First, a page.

Production values appear to be much higher than what the film's purported eighty thousand dollars can offer, especially with the photography by Jonathan Arturo that captured some mesmerising scenic landscape "money" shots albeit a tad bit overexposed in my opinion for certain minute scenes where there's a high dynamic range (or was it an after-effect of the post-production film treatment?). But this is hardly a fault of err on the team, in mind that these are enthusiastic first time filmmakers and the anamorphic visuals rendered by the Red One are already so incredible for a budget production.

The music in this film accentuated the film's melancholic/brooding theme very well and feels soothing to the ears and senses. From the behind-the-scenes footage, I've also learnt that some money went into hiring the services of an English strings orchestra. This is a pleasant surprise because music is one of the undervalued production aspect that people tend to overlook. Admittedly, there's some inconsistency with the sound recordings, but again in support of my above statement of first time filmmakers this isn't just to be factored in.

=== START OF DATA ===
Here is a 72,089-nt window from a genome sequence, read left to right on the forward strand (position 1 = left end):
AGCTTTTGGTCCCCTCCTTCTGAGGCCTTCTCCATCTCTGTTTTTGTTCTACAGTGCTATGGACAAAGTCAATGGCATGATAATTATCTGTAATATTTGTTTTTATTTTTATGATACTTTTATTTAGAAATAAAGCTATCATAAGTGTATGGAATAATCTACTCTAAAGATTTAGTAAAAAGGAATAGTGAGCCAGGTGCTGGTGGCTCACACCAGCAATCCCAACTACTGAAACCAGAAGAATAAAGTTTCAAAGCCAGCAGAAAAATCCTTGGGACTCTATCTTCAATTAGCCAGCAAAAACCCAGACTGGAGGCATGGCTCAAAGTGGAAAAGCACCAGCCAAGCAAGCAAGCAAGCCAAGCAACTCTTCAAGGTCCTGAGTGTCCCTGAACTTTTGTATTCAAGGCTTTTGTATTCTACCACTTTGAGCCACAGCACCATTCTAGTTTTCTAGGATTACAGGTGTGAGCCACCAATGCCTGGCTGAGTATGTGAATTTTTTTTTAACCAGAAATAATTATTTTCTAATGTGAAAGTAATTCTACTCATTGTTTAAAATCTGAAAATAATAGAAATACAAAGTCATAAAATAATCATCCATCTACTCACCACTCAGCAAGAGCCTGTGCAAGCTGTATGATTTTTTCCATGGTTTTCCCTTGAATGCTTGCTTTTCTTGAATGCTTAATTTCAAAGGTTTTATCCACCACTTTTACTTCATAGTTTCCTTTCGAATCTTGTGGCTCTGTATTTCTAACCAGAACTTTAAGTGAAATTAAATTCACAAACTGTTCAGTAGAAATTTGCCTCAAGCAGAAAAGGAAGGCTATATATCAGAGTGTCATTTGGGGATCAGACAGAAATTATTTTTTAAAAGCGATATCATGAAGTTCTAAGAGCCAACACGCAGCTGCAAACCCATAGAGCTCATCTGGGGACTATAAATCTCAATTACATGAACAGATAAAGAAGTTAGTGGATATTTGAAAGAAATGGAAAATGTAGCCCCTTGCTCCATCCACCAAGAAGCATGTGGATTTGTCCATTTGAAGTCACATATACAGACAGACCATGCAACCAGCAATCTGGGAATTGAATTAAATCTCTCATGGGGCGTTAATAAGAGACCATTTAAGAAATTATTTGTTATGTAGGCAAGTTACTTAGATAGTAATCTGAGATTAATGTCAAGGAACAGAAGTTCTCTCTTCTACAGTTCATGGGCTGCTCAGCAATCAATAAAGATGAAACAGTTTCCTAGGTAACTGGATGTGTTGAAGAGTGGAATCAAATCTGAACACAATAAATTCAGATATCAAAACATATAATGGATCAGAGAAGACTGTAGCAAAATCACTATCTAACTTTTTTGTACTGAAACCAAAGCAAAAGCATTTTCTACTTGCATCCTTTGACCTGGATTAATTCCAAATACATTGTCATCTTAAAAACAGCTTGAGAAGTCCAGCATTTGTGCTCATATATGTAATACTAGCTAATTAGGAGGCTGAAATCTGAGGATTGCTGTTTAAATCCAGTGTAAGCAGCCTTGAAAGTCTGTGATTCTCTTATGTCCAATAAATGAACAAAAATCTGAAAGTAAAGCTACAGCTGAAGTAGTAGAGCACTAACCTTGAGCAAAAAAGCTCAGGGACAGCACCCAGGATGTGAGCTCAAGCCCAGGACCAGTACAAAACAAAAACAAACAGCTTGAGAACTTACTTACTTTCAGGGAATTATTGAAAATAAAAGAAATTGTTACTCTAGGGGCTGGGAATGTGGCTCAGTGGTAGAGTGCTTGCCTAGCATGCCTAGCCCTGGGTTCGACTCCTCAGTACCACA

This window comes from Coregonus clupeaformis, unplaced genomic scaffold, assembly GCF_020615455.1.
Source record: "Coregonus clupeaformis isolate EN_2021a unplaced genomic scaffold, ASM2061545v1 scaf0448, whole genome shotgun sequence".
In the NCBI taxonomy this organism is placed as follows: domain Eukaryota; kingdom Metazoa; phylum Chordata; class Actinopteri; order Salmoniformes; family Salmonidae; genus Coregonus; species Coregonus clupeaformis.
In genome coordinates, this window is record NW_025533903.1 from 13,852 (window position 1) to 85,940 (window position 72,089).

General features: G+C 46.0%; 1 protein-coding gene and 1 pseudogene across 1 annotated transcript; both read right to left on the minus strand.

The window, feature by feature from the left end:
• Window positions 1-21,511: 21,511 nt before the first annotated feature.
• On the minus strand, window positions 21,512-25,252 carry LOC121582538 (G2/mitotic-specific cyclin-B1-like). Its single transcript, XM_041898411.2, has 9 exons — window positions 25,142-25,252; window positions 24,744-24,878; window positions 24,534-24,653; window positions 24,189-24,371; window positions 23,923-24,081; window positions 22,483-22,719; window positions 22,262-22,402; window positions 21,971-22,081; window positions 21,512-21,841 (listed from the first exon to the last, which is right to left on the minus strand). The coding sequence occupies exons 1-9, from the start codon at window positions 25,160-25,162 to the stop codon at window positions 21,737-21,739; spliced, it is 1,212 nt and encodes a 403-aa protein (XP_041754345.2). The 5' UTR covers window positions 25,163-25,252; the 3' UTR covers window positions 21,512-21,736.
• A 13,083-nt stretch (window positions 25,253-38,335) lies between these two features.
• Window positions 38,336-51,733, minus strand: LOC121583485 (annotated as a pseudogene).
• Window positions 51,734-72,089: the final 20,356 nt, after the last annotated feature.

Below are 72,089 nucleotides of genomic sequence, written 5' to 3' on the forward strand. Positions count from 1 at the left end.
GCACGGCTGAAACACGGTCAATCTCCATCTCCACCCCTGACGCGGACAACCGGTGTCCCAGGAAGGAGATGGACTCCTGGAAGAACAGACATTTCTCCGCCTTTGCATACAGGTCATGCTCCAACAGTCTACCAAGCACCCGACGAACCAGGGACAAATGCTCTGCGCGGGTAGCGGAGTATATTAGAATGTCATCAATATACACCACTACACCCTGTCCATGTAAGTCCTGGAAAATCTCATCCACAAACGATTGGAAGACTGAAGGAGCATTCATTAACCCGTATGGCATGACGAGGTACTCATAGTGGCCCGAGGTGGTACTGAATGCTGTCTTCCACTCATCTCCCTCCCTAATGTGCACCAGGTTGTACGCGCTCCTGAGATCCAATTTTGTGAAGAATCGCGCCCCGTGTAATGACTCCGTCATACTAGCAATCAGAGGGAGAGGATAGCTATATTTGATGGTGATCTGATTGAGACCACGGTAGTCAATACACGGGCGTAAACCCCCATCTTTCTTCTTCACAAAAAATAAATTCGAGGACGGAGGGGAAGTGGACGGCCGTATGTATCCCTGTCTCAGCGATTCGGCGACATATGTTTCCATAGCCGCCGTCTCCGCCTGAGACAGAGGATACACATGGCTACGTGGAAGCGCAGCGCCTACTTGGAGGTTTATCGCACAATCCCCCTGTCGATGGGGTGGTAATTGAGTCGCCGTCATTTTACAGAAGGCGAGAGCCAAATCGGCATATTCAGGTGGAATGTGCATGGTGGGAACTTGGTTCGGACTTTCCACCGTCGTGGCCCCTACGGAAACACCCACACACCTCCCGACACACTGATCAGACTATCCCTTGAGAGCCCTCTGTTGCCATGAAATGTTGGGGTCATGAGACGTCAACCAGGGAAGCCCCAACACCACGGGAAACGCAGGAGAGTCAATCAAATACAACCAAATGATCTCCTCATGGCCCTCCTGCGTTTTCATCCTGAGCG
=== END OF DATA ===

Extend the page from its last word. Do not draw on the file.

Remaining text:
While the fragmented editing and convoluted core story arc does easily turn away audience members with less patience, Missing Pieces does excel by giving us a fantastic moodboard that doesn't feature any distinct plot elements besides having the kidnapping plot device to drive the film forward. Along that line of thought, I can't help but feel that this would have been a powerful film reel for pitching to entice investors if done as a short film project. But when that happens, filmmakers tend to lose control over their film under the commercial pressure of shareholders.

This is truly the first missing piece to completing Bartlett's dreams of becoming an established filmmaker. Great effort by Kenton Bartlett and his team, I can't wait to see their next planned feature film - When It's Cold, I'll Keep You Warm!

Check out more about this film on its Facebook page here and do help support this film and get it out to more people by viewing and liking their trailer clip on Youtube here!

(Photographic materials from Missing Pieces Facebook Page)


  1. Admittedly I am not a patient person when it comes to film and probably most things. Give it to me right freakin now I always say. However, since you wrote so eloquently about this piece and I love Mark Bourne Junior, I will have to give this film a look and lend some support.

  2. @Melissa Hey Melissa, yes Mark Boone Junior is good in this independent feature film. That's another I get to learn about you today - you have low tolerance for waiting. LOL!

    Thanks for sharing and supporting Melissa! :)